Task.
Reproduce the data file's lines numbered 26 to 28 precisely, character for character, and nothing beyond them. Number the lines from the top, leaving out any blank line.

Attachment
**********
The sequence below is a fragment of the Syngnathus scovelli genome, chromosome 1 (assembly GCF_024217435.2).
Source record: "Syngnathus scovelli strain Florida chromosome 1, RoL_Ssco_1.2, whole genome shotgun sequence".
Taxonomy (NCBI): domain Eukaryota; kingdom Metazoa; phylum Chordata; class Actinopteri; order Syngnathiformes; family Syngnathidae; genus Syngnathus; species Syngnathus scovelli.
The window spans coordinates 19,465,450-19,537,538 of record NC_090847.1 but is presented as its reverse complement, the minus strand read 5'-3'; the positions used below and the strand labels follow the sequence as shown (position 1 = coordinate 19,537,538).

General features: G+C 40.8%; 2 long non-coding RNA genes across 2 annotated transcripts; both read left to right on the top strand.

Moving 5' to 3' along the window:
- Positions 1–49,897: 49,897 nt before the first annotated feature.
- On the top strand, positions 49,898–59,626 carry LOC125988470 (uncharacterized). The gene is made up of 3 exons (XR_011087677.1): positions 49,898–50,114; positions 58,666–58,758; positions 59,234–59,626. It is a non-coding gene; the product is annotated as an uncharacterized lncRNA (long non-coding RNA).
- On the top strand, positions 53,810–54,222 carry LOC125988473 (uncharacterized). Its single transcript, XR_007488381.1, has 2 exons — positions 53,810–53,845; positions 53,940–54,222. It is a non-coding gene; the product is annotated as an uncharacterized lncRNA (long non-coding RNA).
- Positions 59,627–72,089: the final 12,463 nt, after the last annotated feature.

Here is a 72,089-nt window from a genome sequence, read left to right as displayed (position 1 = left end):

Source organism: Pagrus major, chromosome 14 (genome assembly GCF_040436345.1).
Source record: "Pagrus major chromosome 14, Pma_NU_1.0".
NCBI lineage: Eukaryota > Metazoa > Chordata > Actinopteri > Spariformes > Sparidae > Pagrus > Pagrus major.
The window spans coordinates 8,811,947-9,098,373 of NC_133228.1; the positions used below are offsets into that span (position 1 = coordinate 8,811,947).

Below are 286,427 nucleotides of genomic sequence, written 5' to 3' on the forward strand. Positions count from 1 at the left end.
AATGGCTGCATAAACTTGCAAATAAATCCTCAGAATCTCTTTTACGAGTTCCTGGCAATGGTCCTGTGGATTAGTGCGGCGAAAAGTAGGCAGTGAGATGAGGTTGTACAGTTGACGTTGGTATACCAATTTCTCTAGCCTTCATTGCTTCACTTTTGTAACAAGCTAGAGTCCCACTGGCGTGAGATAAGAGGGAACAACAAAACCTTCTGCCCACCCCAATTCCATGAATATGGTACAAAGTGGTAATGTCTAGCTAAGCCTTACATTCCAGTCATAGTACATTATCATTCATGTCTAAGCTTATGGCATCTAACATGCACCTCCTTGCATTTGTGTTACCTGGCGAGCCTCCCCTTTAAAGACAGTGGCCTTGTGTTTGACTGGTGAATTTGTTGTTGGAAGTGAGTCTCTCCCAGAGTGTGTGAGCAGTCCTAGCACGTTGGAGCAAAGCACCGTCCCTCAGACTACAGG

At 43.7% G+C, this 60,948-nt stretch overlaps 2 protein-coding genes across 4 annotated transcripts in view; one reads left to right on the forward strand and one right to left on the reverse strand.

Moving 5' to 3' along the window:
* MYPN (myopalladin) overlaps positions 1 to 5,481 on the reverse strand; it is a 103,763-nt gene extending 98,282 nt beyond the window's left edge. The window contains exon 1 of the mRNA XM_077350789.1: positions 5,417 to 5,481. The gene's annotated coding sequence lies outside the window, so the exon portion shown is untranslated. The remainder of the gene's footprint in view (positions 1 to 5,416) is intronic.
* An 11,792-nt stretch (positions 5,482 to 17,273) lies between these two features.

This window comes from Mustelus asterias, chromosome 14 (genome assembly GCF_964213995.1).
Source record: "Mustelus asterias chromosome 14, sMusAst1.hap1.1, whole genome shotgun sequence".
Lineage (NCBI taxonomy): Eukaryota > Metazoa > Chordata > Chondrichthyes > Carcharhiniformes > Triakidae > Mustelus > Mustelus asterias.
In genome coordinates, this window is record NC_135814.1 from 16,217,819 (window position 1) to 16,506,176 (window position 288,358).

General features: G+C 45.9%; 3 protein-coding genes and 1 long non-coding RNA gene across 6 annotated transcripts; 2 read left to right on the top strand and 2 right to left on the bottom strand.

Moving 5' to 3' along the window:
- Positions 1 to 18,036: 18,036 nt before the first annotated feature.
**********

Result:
General features: G+C 45.9%; 3 protein-coding genes and 1 long non-coding RNA gene across 6 annotated transcripts; 2 read left to right on the top strand and 2 right to left on the bottom strand.

Moving 5' to 3' along the window:
- Positions 1 to 18,036: 18,036 nt before the first annotated feature.